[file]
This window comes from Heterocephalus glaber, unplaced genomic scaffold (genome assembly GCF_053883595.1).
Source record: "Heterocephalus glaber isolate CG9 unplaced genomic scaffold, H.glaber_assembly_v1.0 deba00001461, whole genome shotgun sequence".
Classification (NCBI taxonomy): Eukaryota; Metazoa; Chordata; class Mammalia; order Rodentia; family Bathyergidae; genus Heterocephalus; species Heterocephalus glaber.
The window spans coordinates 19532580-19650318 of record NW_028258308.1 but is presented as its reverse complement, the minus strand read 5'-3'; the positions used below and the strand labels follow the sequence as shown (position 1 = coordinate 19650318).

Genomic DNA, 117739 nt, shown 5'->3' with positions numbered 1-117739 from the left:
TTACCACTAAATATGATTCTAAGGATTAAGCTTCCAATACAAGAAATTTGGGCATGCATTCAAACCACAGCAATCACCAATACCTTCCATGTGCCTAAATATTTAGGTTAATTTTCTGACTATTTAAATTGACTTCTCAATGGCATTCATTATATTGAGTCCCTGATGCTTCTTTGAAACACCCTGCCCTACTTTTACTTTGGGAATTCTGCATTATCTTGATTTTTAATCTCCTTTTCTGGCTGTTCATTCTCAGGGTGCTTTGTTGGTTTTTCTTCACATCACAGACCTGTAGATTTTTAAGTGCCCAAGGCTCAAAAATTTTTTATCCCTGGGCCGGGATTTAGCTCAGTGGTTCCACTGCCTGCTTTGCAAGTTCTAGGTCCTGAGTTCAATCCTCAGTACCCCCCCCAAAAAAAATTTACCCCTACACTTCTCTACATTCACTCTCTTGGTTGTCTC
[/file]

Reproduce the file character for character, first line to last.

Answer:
This window comes from Heterocephalus glaber, unplaced genomic scaffold (genome assembly GCF_053883595.1).
Source record: "Heterocephalus glaber isolate CG9 unplaced genomic scaffold, H.glaber_assembly_v1.0 deba00001461, whole genome shotgun sequence".
Classification (NCBI taxonomy): Eukaryota; Metazoa; Chordata; class Mammalia; order Rodentia; family Bathyergidae; genus Heterocephalus; species Heterocephalus glaber.
The window spans coordinates 19532580-19650318 of record NW_028258308.1 but is presented as its reverse complement, the minus strand read 5'-3'; the positions used below and the strand labels follow the sequence as shown (position 1 = coordinate 19650318).

Genomic DNA, 117739 nt, shown 5'->3' with positions numbered 1-117739 from the left:
TTACCACTAAATATGATTCTAAGGATTAAGCTTCCAATACAAGAAATTTGGGCATGCATTCAAACCACAGCAATCACCAATACCTTCCATGTGCCTAAATATTTAGGTTAATTTTCTGACTATTTAAATTGACTTCTCAATGGCATTCATTATATTGAGTCCCTGATGCTTCTTTGAAACACCCTGCCCTACTTTTACTTTGGGAATTCTGCATTATCTTGATTTTTAATCTCCTTTTCTGGCTGTTCATTCTCAGGGTGCTTTGTTGGTTTTTCTTCACATCACAGACCTGTAGATTTTTAAGTGCCCAAGGCTCAAAAATTTTTTATCCCTGGGCCGGGATTTAGCTCAGTGGTTCCACTGCCTGCTTTGCAAGTTCTAGGTCCTGAGTTCAATCCTCAGTACCCCCCCCAAAAAAAATTTACCCCTACACTTCTCTACATTCACTCTCTTGGTTGTCTC